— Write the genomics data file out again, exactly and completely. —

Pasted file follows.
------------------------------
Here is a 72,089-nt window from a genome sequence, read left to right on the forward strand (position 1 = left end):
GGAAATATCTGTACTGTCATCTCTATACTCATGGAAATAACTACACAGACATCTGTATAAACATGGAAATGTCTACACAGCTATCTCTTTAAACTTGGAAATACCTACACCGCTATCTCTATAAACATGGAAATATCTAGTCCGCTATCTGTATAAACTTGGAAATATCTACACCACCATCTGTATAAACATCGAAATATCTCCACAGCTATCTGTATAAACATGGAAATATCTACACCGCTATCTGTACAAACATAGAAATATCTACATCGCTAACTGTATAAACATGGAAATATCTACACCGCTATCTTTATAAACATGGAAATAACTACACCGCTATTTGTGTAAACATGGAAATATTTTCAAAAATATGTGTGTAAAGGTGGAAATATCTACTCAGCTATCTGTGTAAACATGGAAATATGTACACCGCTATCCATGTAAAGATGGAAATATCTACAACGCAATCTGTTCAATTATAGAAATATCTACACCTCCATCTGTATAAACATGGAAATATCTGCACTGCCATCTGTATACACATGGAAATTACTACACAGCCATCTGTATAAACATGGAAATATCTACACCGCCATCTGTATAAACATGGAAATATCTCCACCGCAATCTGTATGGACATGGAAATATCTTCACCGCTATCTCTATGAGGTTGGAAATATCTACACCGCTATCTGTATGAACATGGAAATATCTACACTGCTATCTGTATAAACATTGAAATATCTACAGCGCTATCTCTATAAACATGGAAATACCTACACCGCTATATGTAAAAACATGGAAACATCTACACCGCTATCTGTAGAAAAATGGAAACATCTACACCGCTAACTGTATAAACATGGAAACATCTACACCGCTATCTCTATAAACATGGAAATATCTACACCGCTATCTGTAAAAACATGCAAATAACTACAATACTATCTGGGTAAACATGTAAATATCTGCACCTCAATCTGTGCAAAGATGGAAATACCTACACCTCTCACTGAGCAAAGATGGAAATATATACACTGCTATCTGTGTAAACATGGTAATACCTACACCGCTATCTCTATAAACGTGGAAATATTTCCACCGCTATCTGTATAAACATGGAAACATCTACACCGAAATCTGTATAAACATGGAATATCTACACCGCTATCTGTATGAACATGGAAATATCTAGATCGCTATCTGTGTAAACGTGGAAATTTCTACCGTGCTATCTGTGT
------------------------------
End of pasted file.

Here is a 72,089-nt window from a genome sequence, read left to right on the forward strand (position 1 = left end):
GGAAATATCTGTACTGTCATCTCTATACTCATGGAAATAACTACACAGACATCTGTATAAACATGGAAATGTCTACACAGCTATCTCTTTAAACTTGGAAATACCTACACCGCTATCTCTATAAACATGGAAATATCTAGTCCGCTATCTGTATAAACTTGGAAATATCTACACCACCATCTGTATAAACATCGAAATATCTCCACAGCTATCTGTATAAACATGGAAATATCTACACCGCTATCTGTACAAACATAGAAATATCTACATCGCTAACTGTATAAACATGGAAATATCTACACCGCTATCTTTATAAACATGGAAATAACTACACCGCTATTTGTGTAAACATGGAAATATTTTCAAAAATATGTGTGTAAAGGTGGAAATATCTACTCAGCTATCTGTGTAAACATGGAAATATGTACACCGCTATCCATGTAAAGATGGAAATATCTACAACGCAATCTGTTCAATTATAGAAATATCTACACCTCCATCTGTATAAACATGGAAATATCTGCACTGCCATCTGTATACACATGGAAATTACTACACAGCCATCTGTATAAACATGGAAATATCTACACCGCCATCTGTATAAACATGGAAATATCTCCACCGCAATCTGTATGGACATGGAAATATCTTCACCGCTATCTCTATGAGGTTGGAAATATCTACACCGCTATCTGTATGAACATGGAAATATCTACACTGCTATCTGTATAAACATTGAAATATCTACAGCGCTATCTCTATAAACATGGAAATACCTACACCGCTATATGTAAAAACATGGAAACATCTACACCGCTATCTGTAGAAAAATGGAAACATCTACACCGCTAACTGTATAAACATGGAAACATCTACACCGCTATCTCTATAAACATGGAAATATCTACACCGCTATCTGTAAAAACATGCAAATAACTACAATACTATCTGGGTAAACATGTAAATATCTGCACCTCAATCTGTGCAAAGATGGAAATACCTACACCTCTCACTGAGCAAAGATGGAAATATATACACTGCTATCTGTGTAAACATGGTAATACCTACACCGCTATCTCTATAAACGTGGAAATATTTCCACCGCTATCTGTATAAACATGGAAACATCTACACCGAAATCTGTATAAACATGGAATATCTACACCGCTATCTGTATGAACATGGAAATATCTAGATCGCTATCTGTGTAAACGTGGAAATTTCTACCGTGCTATCTGTGT